The notes took me firstly through one of the main central streets, where Liepaja has its own musical Walk of Fame, complete with handprints.
It also has a giant guitar, and a giant drum kit.
I wandered through some little streets before coming across St Anne’s Lutheran Cathedral. Built in the sixteenth century, it was quite imposing from the outside, but inside was quite simple. Photography was not allowed.
Opposite St. Anne’s cathedral was Petertirgus, the central market. It was primarily food goods, but also had a number of stalls around the outside selling flowers, clothes, underwear and shoes
Walking through the fresh produce section was great – there was a mixture of people with expansive stalls selling a bit of everything to tiny tables where a woman would be selling the wild mushrooms she had collected that morning in big glass jars.
There was also no shortage of fresh berries, and I bought myself a medium-sized punnet of raspberries to snack on as I wandered.
After the market I visited St Joseph’s Catholic church, built in the mid-eighteenth century. The Catholic church was a little more ornate than the Lutheran church, which was elegant in its simplicity.
St Joseph’s had a number of small chapels off each side of the main part of the church, elaborately carved confessionals and long white ribbons hanging from the ceiling – it appeared that they were preparing for a wedding. An old woman who was tying white bows on the ends of each row of pews showed me the chapels, and gave me a little pewter charm of St Anthony.
The quavers led me back into the centre of town, and then up through some small streets to the Liepaja Museum. It was free, and had some interesting information and cultural exhibits.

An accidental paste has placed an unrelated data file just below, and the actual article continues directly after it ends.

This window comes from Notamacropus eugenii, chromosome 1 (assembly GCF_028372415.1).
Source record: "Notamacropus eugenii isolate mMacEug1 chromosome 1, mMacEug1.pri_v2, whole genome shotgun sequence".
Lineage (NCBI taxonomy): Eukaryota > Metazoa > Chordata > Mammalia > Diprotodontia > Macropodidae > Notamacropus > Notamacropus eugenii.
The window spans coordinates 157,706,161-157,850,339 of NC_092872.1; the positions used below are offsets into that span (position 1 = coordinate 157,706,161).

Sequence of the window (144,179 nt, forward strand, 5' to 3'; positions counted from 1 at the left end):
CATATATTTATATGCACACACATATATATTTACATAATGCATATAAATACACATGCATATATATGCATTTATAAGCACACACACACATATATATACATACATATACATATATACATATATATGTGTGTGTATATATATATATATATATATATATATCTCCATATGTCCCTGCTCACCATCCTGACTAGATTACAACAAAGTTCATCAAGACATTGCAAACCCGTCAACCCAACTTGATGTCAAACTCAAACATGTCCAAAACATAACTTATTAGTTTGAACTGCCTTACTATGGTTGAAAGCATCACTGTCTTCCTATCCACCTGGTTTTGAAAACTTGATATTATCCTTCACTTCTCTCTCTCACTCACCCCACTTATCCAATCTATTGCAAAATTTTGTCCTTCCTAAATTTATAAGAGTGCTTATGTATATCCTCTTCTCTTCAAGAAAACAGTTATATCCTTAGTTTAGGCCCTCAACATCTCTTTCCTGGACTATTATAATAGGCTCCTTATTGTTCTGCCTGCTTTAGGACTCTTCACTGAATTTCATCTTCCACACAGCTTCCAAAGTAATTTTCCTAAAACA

The trail from here led to the river, where I sat down and enjoyed the view of the fishing boats while also enjoying the biggest serve of nachos you can imagine.
Just as I sat down under a big market umbrella, it once more started to rain and I was glad that I had basically finished ‘the sights’ of Liepaja. It was about three o’clock in the afternoon, and I was heading back slowly into the centre of town when I realised something: it was July 15, and Harry Potter and the Deathly Hallows Part II comes out in Latvia on July 15. Now all I had to do was find a cinema, and it turned out to be right next to the tourist office. I bought my ticket, not knowing whether it would be in English or have English subtitles, but I didn’t really care. I was, however, quite thankful that it WAS in English, with Latvian and Russian subtitles rather than having been dubbed into Latvian. I guess there isn’t enough people speaking Latvian to make dubbing worthwhile. It was definitely a good way to spend a cold and rainy afternoon.